Prince – The Black Album

The Black Album

PrinceThe Black Album Warner Bros. 2-45793 (1994)

When Whitney Houston died, there was much talk about how she was long ridiculed by some for appealing too much to white audiences.  That unfortunate sentiment — that only insular identities based on differences were valid — looked down on what has long been called “crossover” appeal.  It is the idea that different musical styles that appeal to different groups can be synthesized into a hybrid that appeals to audiences for all its sources.  Prince in his prime years of 1981-87 was every bit a crossover success.  But some unfortunate pandering reared its head toward the end of the 80s.  So he made “The Black Album,” with some overt attempts to appeal to black audiences.  For whatever reasons, though, the album was aborted in late 1987 after a few promo copies were given to industry insiders — replaced by the adequate but by comparison inferior Lovesexy album, which had a more mainstream pop sound.  Due to its dubious status, this was a much bootlegged album until a belated official release in 1994.

In the mid-/late-80s Prince was working on an album project tentatively titled Crystal Ball, which was never released (another collection later adopted the same name) but evolved into Sign “O” the Times.  One of the tracks (“Rockhard in a Funky Place”) intended for Crystal Ball that was dropped from Sign “O” the Times ended up here.  Other songs still have a bit of the sonic flavor of Sign too.  That is a positive, in that Sign was Prince at his best.  But the opening few cuts (“Le Grind,” “Cindy C.”) are made for dance clubs.  There are other songs that suggest how “Slow Love” from Sign would be more representative of things Prince would do in the 1990s.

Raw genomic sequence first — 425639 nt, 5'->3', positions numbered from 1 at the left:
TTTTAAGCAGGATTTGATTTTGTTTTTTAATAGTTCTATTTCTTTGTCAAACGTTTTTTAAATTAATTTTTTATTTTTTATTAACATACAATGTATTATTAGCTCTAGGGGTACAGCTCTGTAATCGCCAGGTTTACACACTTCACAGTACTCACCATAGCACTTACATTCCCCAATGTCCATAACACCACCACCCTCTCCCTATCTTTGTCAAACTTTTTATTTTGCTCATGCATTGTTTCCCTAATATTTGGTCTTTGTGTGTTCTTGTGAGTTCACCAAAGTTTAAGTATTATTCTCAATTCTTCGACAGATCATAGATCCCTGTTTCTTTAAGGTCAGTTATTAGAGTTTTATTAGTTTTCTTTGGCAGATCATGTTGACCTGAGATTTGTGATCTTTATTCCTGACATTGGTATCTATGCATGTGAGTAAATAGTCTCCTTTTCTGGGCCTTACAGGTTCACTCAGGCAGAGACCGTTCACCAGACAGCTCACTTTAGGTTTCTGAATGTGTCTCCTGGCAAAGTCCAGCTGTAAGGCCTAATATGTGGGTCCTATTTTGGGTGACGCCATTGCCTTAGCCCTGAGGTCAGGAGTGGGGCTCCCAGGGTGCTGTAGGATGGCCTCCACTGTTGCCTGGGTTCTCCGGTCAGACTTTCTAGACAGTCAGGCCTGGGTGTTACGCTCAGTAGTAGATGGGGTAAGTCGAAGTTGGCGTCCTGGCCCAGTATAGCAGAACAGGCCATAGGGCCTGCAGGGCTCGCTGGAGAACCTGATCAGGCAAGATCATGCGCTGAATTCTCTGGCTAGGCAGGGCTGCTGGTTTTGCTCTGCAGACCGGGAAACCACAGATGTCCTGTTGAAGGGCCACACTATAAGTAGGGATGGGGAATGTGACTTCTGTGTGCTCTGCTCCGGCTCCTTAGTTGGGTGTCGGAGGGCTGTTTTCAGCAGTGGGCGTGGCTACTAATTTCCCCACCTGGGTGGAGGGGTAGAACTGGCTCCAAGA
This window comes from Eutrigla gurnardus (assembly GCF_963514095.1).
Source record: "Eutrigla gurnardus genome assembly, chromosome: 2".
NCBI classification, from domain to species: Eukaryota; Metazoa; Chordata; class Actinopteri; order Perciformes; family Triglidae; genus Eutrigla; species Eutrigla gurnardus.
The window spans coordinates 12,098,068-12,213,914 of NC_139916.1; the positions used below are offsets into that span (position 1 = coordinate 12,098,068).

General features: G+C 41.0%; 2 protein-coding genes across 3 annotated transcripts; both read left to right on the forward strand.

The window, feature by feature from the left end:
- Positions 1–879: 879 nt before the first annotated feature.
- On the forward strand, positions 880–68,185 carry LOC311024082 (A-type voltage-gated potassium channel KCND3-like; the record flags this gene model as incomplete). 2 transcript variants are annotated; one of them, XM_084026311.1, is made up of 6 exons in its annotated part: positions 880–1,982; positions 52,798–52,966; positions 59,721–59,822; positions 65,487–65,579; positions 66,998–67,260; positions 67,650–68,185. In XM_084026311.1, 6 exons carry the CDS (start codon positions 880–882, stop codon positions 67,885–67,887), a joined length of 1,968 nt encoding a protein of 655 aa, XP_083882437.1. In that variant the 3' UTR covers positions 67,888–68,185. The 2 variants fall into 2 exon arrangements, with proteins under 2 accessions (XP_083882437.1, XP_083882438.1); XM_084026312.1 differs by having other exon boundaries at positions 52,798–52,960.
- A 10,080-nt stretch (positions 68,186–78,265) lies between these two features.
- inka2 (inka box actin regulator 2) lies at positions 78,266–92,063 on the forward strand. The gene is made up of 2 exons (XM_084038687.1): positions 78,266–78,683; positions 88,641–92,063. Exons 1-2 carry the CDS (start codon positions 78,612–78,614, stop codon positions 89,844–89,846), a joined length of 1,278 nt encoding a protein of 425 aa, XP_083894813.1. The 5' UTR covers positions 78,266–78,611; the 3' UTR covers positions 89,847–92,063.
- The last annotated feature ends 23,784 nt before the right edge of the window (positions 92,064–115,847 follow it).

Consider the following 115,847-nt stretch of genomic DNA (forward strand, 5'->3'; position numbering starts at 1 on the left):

The weakness of the album is the middle section.  The P-funk workout “Superfunkycalifragisexy” gets monotonous quickly.  “Bob George” is a skit-like song with Prince playing the role of a macho critic of himself.  It’s a strange, unsettling performance, much talked about by critics and fans, but also a bit disturbingly violent and the backing track drags on like an afterthought.  It is a fascinating song in concept, but actually listening to it is kind of secondary.

The album picks up mightily at the end.  The jazzy instrumental “2 Nigs United 4 West Compton” is a highlight, complete with chaotic group segments, stinging synthesizer, and a lengthy bass solo that actually propels the songs forward.  The closer “Rockhard in a Funky Place” is also unstoppable.  It’s a funny song too.  The lyric “I just hate to see an erection go to waste” seems like the same sentiment from Leonard Cohen‘s “Don’t Go Home with Your Hard-on” (Death of a Ladies’ Man).

In the end, The Black Album is weighted down by some filler, and it lacks an obvious candidate for a hit single.  Still, it is mostly really good stuff from the tail end of Prince’s finest years.  Anyone who has exhausted Prince’s greatest material of the 80s (and that should include, well, everyone) but still wants more should consider checking this out.  In spite of the inconsistency of The Black Album, the Purple One scarcely mustered this intensity again at album length.